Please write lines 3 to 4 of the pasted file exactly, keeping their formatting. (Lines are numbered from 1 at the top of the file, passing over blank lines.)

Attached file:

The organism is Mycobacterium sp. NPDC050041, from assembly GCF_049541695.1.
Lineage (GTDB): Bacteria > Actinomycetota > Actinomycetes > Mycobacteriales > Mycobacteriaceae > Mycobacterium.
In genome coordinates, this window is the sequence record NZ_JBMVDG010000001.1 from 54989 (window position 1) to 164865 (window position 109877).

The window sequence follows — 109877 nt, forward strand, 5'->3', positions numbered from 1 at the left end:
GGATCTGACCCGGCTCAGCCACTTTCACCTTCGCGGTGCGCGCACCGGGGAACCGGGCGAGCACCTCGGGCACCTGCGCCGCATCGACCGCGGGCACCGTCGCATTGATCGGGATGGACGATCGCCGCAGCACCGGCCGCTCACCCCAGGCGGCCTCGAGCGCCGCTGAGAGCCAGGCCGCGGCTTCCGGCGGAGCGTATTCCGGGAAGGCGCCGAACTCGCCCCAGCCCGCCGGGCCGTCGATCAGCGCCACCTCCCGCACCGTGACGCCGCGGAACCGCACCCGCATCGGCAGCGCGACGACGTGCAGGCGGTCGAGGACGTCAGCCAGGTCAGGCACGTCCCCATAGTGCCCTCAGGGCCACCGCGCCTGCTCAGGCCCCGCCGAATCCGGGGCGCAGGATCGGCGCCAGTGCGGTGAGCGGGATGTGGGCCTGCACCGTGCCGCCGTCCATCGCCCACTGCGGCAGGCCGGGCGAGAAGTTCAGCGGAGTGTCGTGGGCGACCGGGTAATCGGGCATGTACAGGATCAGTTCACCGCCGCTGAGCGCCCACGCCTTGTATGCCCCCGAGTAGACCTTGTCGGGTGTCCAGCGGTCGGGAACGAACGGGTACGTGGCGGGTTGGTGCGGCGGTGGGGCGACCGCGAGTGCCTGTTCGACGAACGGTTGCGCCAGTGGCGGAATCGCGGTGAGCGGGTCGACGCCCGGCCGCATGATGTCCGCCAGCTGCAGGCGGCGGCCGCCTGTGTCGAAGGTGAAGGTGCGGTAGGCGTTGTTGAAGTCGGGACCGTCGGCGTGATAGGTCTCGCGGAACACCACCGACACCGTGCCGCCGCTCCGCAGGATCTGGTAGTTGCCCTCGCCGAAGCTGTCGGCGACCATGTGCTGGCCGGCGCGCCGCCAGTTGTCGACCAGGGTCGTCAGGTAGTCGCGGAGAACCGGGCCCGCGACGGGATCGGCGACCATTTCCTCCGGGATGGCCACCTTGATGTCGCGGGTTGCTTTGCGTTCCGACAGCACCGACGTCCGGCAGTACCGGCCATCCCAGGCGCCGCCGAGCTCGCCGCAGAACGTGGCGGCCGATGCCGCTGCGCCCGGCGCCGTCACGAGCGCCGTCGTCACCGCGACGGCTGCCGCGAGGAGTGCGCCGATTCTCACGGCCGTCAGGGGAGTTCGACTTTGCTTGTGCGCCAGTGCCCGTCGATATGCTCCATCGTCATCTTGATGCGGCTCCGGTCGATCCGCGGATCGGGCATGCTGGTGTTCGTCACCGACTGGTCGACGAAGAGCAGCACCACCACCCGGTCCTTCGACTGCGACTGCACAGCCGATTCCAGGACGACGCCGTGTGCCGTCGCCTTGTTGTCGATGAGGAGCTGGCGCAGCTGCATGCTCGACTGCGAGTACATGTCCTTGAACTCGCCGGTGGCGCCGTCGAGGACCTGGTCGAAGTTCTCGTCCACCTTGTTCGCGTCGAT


In genome coordinates, this window is the sequence record NZ_JBMVDG010000001.1 from 54989 (window position 1) to 164865 (window position 109877).

The window sequence follows — 109877 nt, forward strand, 5'->3', positions numbered from 1 at the left end: